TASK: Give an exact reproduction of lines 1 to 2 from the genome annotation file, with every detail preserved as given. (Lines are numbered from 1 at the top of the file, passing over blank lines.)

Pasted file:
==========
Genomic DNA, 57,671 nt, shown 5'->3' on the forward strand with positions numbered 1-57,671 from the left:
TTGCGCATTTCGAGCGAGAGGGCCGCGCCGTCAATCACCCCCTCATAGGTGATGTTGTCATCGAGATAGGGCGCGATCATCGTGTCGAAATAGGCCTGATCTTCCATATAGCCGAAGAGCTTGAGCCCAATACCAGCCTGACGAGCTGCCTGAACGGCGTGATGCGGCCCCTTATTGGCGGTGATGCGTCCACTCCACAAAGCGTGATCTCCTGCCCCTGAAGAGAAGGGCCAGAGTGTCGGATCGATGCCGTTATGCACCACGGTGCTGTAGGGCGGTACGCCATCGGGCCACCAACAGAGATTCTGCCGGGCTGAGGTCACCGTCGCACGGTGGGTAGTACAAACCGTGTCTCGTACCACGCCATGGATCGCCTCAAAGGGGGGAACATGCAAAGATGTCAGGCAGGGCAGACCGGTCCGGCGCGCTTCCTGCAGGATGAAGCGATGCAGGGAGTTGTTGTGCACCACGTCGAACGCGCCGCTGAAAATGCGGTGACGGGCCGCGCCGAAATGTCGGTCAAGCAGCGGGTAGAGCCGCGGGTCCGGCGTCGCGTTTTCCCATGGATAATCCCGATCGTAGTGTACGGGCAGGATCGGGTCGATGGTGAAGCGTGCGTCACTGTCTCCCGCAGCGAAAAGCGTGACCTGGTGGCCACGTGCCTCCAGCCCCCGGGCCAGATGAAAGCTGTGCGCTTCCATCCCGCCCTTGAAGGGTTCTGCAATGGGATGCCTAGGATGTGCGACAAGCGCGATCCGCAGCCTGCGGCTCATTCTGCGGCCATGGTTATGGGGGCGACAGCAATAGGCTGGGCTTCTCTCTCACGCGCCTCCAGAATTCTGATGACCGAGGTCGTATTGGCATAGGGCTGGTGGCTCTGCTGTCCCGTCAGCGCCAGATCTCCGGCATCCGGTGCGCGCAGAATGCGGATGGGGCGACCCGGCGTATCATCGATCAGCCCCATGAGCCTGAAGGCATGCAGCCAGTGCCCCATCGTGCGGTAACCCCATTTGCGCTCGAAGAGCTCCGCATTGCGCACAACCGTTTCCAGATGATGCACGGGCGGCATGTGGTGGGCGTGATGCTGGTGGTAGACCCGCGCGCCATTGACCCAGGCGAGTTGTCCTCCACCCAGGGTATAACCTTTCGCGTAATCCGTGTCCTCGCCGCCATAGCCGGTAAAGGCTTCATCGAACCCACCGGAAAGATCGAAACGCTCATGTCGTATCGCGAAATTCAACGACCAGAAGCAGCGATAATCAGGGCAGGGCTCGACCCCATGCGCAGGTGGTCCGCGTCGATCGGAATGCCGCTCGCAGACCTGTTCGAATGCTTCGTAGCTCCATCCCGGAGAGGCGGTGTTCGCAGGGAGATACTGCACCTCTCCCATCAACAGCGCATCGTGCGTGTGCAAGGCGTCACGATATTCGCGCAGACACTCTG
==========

Genomic DNA, 57,671 nt, shown 5'->3' on the forward strand with positions numbered 1-57,671 from the left:
TTGCGCATTTCGAGCGAGAGGGCCGCGCCGTCAATCACCCCCTCATAGGTGATGTTGTCATCGAGATAGGGCGCGATCATCGTGTCGAAATAGGCCTGATCTTCCATATAGCCGAAGAGCTTGAGCCCAATACCAGCCTGACGAGCTGCCTGAACGGCGTGATGCGGCCCCTTATTGGCGGTGATGCGTCCACTCCACAAAGCGTGATCTCCTGCCCCTGAAGAGAAGGGCCAGAGTGTCGGATCGATGCCGTTATGCACCACGGTGCTGTAGGGCGGTACGCCATCGGGCCACCAACAGAGATTCTGCCGGGCTGAGGTCACCGTCGCACGGTGGGTAGTACAAACCGTGTCTCGTACCACGCCATGGATCGCCTCAAAGGGGGGAACATGCAAAGATGTCAGGCAGGGCAGACCGGTCCGGCGCGCTTCCTGCAGGATGAAGCGATGCAGGGAGTTGTTGTGCACCACGTCGAACGCGCCGCTGAAAATGCGGTGACGGGCCGCGCCGAAATGTCGGTCAAGCAGCGGGTAGAGCCGCGGGTCCGGCGTCGCGTTTTCCCATGGATAATCCCGATCGTAGTGTACGGGCAGGATCGGGTCGATGGTGAAGCGTGCGTCACTGTCTCCCGCAGCGAAAAGCGTGACCTGGTGGCCACGTGCCTCCAGCCCCCGGGCCAGATGAAAGCTGTGCGCTTCCATCCCGCCCTTGAAGGGTTCTGCAATGGGATGCCTAGGATGTGCGACAAGCGCGATCCGCAGCCTGCGGCTCATTCTGCGGCCATGGTTATGGGGGCGACAGCAATAGGCTGGGCTTCTCTCTCACGCGCCTCCAGAATTCTGATGACCGAGGTCGTATTGGCATAGGGCTGGTGGCTCTGCTGTCCCGTCAGCGCCAGATCTCCGGCATCCGGTGCGCGCAGAATGCGGATGGGGCGACCCGGCGTATCATCGATCAGCCCCATGAGCCTGAAGGCATGCAGCCAGTGCCCCATCGTGCGGTAACCCCATTTGCGCTCGAAGAGCTCCGCATTGCGCACAACCGTTTCCAGATGATGCACGGGCGGCATGTGGTGGGCGTGATGCTGGTGGTAGACCCGCGCGCCATTGACCCAGGCGAGTTGTCCTCCACCCAGGGTATAACCTTTCGCGTAATCCGTGTCCTCGCCGCCATAGCCGGTAAAGGCTTCATCGAACCCACCGGAAAGATCGAAACGCTCATGTCGTATCGCGAAATTCAACGACCAGAAGCAGCGATAATCAGGGCAGGGCTCGACCCCATGCGCAGGTGGTCCGCGTCGATCGGAATGCCGCTCGCAGACCTGTTCGAATGCTTCGTAGCTCCATCCCGGAGAGGCGGTGTTCGCAGGGAGATACTGCACCTCTCCCATCAACAGCGCATCGTGCGTGTGCAAGGCGTCACGATATTCGCGCAGACACTCTG